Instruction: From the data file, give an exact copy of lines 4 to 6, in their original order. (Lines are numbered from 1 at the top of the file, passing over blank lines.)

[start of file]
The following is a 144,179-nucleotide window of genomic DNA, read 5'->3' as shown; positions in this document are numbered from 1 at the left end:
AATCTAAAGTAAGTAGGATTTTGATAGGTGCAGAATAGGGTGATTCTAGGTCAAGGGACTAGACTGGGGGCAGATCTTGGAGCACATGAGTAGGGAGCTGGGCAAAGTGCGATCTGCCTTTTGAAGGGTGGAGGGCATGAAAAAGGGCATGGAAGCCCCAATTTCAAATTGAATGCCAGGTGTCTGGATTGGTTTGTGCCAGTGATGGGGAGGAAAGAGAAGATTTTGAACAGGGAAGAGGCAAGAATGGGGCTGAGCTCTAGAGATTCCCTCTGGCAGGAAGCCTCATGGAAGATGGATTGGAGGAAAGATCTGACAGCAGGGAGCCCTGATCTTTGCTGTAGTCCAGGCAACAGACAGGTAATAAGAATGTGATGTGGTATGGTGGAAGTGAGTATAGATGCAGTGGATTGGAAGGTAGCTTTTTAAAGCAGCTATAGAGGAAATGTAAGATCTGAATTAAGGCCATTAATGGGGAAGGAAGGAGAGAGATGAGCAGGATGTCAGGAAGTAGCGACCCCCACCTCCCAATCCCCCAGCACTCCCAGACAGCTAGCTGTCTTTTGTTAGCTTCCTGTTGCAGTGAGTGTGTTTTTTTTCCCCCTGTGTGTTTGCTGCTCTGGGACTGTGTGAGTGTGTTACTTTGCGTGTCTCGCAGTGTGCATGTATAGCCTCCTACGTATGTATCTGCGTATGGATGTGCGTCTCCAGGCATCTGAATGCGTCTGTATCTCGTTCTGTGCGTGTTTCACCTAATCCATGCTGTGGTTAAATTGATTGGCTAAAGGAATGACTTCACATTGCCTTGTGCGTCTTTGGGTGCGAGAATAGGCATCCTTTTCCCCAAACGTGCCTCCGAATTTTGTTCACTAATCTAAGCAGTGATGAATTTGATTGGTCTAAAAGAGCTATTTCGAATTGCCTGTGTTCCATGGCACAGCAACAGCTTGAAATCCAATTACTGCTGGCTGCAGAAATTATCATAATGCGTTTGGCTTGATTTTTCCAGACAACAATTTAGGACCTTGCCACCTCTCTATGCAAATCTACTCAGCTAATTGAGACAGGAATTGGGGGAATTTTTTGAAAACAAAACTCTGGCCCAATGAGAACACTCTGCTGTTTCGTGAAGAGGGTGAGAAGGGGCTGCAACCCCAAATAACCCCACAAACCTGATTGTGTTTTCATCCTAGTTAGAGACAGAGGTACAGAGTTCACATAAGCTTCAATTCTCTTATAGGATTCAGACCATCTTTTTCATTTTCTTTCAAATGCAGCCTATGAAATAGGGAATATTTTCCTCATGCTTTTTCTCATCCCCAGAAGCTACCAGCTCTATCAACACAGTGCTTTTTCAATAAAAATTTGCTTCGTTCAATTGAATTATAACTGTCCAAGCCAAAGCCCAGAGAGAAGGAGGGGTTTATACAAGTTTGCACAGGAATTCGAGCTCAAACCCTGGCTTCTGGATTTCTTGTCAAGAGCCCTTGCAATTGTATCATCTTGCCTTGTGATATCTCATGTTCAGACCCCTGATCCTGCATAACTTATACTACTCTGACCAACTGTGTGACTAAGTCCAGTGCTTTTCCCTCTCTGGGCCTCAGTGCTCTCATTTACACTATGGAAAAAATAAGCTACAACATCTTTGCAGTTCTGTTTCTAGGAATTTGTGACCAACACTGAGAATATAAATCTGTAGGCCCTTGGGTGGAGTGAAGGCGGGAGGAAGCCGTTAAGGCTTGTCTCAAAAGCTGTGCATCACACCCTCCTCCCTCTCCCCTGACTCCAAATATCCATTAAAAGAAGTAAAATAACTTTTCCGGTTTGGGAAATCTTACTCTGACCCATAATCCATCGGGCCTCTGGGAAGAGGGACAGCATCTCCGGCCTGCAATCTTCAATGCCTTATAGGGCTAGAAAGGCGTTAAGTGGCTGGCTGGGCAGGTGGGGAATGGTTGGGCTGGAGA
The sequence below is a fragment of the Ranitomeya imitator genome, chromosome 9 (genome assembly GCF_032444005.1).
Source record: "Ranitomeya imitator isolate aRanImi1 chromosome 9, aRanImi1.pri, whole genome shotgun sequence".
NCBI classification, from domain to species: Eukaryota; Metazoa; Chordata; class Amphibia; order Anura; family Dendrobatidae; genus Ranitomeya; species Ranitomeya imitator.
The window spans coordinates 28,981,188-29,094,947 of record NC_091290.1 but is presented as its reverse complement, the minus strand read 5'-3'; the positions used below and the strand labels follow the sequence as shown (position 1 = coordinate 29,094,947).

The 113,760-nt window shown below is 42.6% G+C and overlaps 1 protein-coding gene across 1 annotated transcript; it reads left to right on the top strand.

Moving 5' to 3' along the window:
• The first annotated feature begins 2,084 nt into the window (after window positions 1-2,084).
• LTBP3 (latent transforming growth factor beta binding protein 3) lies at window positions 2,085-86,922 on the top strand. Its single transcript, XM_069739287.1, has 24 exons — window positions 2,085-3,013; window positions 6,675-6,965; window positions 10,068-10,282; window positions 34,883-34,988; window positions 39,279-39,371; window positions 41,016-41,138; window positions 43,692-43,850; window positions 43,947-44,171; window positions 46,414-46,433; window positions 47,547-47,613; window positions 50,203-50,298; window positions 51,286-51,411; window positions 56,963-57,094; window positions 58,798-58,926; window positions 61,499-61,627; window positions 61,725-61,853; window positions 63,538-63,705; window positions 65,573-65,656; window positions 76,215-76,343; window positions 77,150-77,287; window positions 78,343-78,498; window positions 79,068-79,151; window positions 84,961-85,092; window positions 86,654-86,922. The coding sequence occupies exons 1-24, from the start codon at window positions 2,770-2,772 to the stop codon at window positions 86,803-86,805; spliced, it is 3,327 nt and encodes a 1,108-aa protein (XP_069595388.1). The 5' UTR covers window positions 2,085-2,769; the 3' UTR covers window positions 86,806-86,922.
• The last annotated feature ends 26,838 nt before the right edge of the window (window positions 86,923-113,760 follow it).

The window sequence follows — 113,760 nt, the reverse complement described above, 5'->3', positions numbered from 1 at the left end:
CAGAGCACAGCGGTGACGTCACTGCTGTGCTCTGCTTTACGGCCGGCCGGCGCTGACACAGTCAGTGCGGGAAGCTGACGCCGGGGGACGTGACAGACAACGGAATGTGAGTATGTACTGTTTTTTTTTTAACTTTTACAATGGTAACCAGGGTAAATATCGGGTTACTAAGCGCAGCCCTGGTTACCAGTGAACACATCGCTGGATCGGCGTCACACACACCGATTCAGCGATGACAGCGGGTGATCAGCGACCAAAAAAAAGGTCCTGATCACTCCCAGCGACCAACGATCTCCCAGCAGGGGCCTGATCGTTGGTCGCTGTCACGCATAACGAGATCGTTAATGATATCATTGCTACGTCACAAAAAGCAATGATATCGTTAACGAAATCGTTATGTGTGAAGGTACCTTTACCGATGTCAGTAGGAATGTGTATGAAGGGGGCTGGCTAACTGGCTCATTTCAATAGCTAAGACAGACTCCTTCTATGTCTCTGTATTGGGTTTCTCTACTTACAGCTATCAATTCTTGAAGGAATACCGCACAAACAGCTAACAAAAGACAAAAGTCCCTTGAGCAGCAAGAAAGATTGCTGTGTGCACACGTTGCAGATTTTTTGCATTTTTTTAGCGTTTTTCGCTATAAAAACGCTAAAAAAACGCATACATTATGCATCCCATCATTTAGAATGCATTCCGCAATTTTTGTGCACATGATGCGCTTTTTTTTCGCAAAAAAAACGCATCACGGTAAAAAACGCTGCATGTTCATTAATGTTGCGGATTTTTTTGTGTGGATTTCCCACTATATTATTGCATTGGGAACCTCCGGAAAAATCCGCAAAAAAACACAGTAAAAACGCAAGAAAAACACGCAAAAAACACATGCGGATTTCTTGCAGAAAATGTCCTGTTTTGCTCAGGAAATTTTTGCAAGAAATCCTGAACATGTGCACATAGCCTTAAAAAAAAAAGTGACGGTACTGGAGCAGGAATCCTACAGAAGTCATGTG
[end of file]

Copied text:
Source record: "Ranitomeya imitator isolate aRanImi1 chromosome 9, aRanImi1.pri, whole genome shotgun sequence".
NCBI classification, from domain to species: Eukaryota; Metazoa; Chordata; class Amphibia; order Anura; family Dendrobatidae; genus Ranitomeya; species Ranitomeya imitator.
The window spans coordinates 28,981,188-29,094,947 of record NC_091290.1 but is presented as its reverse complement, the minus strand read 5'-3'; the positions used below and the strand labels follow the sequence as shown (position 1 = coordinate 29,094,947).